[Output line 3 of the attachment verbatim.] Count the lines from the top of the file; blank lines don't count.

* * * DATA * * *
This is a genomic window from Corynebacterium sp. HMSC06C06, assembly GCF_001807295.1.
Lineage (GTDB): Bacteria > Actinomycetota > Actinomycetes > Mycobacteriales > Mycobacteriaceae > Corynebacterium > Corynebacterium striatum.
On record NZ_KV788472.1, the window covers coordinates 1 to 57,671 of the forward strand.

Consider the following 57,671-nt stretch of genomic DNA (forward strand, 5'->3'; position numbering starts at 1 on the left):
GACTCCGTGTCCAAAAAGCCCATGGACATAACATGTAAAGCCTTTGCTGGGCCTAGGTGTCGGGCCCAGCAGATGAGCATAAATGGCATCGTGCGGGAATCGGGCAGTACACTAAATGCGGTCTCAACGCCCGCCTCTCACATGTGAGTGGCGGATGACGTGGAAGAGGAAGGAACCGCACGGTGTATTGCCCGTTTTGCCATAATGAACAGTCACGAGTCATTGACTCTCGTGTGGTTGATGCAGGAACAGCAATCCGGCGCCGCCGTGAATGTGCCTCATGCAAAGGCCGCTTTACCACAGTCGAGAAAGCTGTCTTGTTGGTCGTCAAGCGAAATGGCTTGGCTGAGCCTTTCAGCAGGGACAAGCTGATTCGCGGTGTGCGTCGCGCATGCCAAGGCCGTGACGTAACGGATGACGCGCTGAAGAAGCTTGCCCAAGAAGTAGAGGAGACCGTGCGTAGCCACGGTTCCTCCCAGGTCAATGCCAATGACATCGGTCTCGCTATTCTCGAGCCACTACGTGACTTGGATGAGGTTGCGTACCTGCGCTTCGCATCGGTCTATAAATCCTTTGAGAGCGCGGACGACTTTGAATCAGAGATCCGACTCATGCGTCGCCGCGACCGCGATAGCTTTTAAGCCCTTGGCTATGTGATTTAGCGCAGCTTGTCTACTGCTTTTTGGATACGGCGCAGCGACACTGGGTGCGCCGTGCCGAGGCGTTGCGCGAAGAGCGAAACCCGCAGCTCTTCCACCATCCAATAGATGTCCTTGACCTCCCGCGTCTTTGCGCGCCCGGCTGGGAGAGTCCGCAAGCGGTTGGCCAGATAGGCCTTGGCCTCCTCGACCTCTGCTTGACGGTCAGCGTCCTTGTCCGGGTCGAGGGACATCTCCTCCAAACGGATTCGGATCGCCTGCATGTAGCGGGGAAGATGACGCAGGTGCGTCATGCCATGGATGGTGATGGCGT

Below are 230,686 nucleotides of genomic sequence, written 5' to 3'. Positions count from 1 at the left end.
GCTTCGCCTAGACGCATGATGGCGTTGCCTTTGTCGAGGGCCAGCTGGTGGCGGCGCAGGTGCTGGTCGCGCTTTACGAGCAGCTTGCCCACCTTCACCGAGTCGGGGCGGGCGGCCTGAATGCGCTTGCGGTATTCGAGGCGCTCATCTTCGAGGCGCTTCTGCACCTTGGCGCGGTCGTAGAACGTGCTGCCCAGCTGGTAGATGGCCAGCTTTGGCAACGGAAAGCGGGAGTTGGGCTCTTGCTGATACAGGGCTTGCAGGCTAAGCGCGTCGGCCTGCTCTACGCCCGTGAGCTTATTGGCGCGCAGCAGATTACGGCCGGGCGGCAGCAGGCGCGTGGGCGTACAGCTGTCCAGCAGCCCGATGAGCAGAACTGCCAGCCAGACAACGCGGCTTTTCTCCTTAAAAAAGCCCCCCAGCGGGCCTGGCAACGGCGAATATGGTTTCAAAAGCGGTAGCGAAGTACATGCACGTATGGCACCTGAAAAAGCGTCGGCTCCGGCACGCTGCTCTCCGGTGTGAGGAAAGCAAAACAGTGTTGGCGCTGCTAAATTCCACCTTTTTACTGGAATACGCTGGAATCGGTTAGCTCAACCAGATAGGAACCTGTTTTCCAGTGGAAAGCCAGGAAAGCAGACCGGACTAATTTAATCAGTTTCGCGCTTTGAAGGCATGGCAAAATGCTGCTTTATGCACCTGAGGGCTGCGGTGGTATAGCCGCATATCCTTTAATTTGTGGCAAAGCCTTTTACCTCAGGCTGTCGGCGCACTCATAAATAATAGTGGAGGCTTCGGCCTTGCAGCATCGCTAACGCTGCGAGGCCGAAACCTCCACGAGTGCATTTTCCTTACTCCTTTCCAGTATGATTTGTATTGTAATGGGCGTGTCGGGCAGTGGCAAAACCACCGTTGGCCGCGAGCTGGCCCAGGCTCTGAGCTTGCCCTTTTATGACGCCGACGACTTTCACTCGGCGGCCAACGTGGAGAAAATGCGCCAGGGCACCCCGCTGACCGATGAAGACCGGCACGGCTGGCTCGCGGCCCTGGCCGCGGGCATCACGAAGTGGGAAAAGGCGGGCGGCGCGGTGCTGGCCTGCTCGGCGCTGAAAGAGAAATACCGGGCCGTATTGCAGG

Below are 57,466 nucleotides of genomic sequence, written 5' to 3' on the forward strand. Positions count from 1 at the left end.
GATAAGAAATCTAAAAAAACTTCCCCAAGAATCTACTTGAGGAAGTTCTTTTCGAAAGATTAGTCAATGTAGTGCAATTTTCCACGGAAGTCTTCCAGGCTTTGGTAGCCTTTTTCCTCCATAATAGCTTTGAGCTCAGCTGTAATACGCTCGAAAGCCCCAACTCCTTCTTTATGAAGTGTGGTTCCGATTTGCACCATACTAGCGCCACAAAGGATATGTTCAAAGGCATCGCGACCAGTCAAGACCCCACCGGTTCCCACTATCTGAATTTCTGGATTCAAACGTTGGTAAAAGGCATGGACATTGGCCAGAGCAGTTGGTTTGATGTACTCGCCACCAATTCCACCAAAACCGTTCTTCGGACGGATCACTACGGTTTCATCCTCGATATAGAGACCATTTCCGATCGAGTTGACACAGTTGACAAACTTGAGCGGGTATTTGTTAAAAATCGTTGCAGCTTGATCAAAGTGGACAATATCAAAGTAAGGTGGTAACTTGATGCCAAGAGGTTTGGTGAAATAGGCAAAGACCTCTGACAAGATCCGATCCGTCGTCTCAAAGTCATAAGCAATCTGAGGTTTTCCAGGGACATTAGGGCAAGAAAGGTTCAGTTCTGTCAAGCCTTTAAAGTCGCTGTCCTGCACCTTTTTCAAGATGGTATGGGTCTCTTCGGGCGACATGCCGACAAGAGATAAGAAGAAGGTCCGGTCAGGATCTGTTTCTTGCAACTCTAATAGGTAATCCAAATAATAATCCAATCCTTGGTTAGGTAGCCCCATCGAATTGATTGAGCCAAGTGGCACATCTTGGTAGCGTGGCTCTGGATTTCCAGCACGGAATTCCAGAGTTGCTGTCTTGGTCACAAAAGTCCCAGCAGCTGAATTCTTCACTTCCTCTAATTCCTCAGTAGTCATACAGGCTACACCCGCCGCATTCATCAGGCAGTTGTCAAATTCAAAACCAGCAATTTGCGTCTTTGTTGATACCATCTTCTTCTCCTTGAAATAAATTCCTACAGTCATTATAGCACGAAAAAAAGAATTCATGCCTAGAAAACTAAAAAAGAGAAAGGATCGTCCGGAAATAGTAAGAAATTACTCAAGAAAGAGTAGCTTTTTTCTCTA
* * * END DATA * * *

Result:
On record NZ_KV788472.1, the window covers coordinates 1 to 57,671 of the forward strand.